I actually think he's quite cute. The back/hind end confo isn't ideal, but there are plenty of exquisitely bred, perfectly conformed horses who are crap to ride, and likewise lots of fugly critters who are the absolute best riding horses. I'll take less than perfect confo over questionable temperament any day of the week.
I've got 2 rides in on my mare, ever. She's 7 as well, almost 8. I think that it's working in her favor, as she's a bit flighty and her other full siblings have taken a bit longer to mature both physically and mentally.
I'm with Paula about the round pen, unless he needs to learn to lunge. Then they can come in handy if you are working alone. Perhaps when he gets stronger, you can help him a bit by using side reins when you lunge him. My girl is 17.0 as well, and I've found that they help her to learn to balance herself with out me getting in the way. She's starting to muscle up nicely now.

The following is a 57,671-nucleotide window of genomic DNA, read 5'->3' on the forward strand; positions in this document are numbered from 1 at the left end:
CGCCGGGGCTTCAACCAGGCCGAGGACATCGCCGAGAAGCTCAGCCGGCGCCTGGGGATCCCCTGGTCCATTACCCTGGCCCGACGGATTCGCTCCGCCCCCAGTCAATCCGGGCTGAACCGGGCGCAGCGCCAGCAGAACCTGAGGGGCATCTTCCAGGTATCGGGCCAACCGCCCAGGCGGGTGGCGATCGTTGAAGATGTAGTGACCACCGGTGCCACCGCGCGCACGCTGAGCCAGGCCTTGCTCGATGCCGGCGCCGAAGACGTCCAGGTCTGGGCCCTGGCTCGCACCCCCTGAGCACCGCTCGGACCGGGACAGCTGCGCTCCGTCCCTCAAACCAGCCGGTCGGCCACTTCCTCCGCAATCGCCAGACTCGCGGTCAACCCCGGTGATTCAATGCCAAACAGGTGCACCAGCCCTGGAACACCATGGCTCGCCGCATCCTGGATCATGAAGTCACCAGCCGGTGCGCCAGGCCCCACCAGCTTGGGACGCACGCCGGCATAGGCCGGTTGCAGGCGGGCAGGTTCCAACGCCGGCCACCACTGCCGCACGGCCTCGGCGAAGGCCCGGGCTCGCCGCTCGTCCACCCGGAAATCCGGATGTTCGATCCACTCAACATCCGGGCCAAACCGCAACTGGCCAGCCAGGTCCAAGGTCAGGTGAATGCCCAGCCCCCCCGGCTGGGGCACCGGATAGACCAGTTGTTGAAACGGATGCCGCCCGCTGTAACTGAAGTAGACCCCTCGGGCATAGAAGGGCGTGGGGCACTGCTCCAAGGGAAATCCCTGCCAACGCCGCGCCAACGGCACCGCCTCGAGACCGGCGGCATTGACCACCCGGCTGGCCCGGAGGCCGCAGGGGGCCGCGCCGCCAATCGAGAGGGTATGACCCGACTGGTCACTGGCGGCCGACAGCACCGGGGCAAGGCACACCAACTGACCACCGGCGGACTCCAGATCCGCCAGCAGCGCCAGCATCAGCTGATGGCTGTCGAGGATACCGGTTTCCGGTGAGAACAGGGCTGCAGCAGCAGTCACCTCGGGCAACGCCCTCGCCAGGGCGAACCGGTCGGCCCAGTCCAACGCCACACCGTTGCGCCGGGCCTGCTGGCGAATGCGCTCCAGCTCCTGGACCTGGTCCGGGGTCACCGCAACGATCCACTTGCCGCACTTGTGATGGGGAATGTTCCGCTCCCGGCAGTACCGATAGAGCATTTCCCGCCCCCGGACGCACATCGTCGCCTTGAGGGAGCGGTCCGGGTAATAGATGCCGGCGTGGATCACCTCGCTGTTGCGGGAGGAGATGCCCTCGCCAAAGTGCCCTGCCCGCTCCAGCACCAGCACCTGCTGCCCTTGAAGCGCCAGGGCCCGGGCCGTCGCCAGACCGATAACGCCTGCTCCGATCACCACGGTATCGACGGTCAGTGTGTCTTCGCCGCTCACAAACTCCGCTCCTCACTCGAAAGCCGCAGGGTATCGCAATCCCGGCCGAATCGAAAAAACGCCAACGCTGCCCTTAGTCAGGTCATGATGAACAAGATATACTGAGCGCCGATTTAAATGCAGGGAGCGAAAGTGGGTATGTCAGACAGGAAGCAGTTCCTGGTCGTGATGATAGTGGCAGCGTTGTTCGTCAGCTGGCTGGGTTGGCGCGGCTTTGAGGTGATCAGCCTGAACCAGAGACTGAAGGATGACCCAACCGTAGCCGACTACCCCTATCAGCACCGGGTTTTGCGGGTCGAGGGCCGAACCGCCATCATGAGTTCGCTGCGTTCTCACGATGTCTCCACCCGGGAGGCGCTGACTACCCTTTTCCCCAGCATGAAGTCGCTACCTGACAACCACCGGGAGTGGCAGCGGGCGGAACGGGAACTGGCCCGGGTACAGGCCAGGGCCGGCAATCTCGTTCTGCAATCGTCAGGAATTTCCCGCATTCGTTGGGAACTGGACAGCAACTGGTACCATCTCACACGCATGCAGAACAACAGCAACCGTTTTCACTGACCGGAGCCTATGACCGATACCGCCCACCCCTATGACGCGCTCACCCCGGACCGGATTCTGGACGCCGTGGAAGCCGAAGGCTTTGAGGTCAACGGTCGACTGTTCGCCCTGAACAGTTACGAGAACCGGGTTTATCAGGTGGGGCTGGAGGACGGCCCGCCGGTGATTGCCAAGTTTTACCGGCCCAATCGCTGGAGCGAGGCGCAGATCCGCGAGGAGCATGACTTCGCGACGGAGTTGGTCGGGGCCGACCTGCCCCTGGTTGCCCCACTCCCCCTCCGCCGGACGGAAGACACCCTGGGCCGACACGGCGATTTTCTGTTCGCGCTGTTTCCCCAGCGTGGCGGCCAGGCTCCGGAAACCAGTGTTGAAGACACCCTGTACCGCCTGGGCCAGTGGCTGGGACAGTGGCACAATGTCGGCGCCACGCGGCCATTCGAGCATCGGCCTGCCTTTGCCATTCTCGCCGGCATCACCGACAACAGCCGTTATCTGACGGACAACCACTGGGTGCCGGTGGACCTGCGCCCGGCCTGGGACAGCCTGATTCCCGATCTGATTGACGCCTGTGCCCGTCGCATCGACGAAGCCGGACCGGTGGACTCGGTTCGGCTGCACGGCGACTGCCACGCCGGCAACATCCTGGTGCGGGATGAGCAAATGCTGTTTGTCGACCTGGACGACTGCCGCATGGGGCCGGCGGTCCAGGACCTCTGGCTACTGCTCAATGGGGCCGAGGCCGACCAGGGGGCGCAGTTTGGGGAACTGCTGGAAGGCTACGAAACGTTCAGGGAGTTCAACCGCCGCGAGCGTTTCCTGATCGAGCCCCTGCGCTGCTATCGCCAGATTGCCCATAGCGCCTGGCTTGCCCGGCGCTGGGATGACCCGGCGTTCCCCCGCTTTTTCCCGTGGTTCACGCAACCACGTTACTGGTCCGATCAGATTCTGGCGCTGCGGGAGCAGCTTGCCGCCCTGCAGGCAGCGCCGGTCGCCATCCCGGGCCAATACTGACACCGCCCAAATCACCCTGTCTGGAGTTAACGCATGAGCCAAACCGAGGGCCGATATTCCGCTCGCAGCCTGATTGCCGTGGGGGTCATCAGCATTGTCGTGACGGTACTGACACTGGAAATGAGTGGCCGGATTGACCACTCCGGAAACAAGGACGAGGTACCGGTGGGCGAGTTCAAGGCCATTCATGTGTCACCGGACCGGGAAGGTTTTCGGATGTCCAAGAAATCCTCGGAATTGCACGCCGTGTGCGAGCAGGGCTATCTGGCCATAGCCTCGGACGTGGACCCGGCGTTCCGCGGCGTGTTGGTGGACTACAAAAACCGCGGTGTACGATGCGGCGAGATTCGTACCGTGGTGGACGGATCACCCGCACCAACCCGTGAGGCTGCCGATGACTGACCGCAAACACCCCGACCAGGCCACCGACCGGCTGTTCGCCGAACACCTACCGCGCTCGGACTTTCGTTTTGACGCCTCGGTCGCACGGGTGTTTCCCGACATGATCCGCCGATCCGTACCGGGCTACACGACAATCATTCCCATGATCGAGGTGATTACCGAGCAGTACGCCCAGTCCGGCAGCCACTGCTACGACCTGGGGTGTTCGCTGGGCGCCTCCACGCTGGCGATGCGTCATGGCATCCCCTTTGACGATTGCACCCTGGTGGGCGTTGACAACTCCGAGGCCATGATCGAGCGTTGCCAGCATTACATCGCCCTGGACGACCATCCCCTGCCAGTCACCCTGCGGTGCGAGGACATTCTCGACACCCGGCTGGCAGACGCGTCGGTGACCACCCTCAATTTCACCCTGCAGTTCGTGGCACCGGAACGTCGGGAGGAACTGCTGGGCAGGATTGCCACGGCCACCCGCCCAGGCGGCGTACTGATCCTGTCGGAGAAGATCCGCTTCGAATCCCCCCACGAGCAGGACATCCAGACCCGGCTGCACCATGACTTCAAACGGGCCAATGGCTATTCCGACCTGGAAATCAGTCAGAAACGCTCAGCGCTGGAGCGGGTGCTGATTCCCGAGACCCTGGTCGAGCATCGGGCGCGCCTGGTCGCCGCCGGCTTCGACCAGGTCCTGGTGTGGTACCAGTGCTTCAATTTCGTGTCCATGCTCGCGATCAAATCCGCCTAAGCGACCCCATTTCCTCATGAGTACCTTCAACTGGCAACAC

Thank you for the kind and encouraging words! My intention is to start lunging him on a line (possibly with side reins) but at this point, he needed some basic groundwork before learning to lunge proficiently. Too be completely honest, I also needed to work through some of the dominance issues that came from always getting his way. That's why I have been using a round pen...but I will definitely take the advice to heart and see if we can move to lunging sooner.
I really like his neck and shoulder and am surprised by how light his movement is. Next issue though: getting him FORWARD! He is so lazy! I would like to address it from the ground first though, so that I am not huffing and puffing with leg under saddle!